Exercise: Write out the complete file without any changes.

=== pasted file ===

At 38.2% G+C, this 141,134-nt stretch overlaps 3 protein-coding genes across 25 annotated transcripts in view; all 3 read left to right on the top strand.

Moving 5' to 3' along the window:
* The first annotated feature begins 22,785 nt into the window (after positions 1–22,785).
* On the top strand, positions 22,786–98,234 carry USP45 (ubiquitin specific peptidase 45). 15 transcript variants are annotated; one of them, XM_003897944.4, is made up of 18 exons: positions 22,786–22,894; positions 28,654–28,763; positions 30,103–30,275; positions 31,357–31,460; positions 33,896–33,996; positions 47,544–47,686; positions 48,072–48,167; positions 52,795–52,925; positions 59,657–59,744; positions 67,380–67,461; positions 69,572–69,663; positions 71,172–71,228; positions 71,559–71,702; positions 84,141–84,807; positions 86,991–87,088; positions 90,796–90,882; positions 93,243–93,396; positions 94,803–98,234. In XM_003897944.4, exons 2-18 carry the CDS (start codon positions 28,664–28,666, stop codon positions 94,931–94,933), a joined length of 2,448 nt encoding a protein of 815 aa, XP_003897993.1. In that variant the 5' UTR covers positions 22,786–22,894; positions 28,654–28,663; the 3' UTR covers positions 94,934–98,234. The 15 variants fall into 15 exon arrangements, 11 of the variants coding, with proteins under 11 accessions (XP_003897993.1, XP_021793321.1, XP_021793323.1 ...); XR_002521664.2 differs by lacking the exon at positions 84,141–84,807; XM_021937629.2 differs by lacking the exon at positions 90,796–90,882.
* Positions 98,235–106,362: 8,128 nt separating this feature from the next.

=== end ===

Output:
At 38.2% G+C, this 141,134-nt stretch overlaps 3 protein-coding genes across 25 annotated transcripts in view; all 3 read left to right on the top strand.

Moving 5' to 3' along the window:
* The first annotated feature begins 22,785 nt into the window (after positions 1–22,785).
* On the top strand, positions 22,786–98,234 carry USP45 (ubiquitin specific peptidase 45). 15 transcript variants are annotated; one of them, XM_003897944.4, is made up of 18 exons: positions 22,786–22,894; positions 28,654–28,763; positions 30,103–30,275; positions 31,357–31,460; positions 33,896–33,996; positions 47,544–47,686; positions 48,072–48,167; positions 52,795–52,925; positions 59,657–59,744; positions 67,380–67,461; positions 69,572–69,663; positions 71,172–71,228; positions 71,559–71,702; positions 84,141–84,807; positions 86,991–87,088; positions 90,796–90,882; positions 93,243–93,396; positions 94,803–98,234. In XM_003897944.4, exons 2-18 carry the CDS (start codon positions 28,664–28,666, stop codon positions 94,931–94,933), a joined length of 2,448 nt encoding a protein of 815 aa, XP_003897993.1. In that variant the 5' UTR covers positions 22,786–22,894; positions 28,654–28,663; the 3' UTR covers positions 94,934–98,234. The 15 variants fall into 15 exon arrangements, 11 of the variants coding, with proteins under 11 accessions (XP_003897993.1, XP_021793321.1, XP_021793323.1 ...); XR_002521664.2 differs by lacking the exon at positions 84,141–84,807; XM_021937629.2 differs by lacking the exon at positions 90,796–90,882.
* Positions 98,235–106,362: 8,128 nt separating this feature from the next.